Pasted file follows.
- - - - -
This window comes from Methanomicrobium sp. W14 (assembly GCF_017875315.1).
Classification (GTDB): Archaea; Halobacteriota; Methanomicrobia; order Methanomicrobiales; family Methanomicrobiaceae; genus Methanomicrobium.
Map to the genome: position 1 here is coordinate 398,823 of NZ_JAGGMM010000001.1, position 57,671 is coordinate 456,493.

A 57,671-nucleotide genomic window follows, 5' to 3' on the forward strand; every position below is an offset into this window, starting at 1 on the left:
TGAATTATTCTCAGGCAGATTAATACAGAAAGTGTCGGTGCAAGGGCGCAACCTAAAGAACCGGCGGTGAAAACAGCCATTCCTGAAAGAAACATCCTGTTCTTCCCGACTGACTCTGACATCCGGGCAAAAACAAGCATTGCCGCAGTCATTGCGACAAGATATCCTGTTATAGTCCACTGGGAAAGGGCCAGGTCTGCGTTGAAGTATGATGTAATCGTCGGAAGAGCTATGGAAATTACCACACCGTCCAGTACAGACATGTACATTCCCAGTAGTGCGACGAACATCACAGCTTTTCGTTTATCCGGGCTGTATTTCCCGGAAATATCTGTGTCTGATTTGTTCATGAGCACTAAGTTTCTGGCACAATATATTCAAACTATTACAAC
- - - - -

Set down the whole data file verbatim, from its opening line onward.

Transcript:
This window comes from Methanomicrobium sp. W14 (assembly GCF_017875315.1).
Classification (GTDB): Archaea; Halobacteriota; Methanomicrobia; order Methanomicrobiales; family Methanomicrobiaceae; genus Methanomicrobium.
Map to the genome: position 1 here is coordinate 398,823 of NZ_JAGGMM010000001.1, position 57,671 is coordinate 456,493.

A 57,671-nucleotide genomic window follows, 5' to 3' on the forward strand; every position below is an offset into this window, starting at 1 on the left:
TGAATTATTCTCAGGCAGATTAATACAGAAAGTGTCGGTGCAAGGGCGCAACCTAAAGAACCGGCGGTGAAAACAGCCATTCCTGAAAGAAACATCCTGTTCTTCCCGACTGACTCTGACATCCGGGCAAAAACAAGCATTGCCGCAGTCATTGCGACAAGATATCCTGTTATAGTCCACTGGGAAAGGGCCAGGTCTGCGTTGAAGTATGATGTAATCGTCGGAAGAGCTATGGAAATTACCACACCGTCCAGTACAGACATGTACATTCCCAGTAGTGCGACGAACATCACAGCTTTTCGTTTATCCGGGCTGTATTTCCCGGAAATATCTGTGTCTGATTTGTTCATGAGCACTAAGTTTCTGGCACAATATATTCAAACTATTACAAC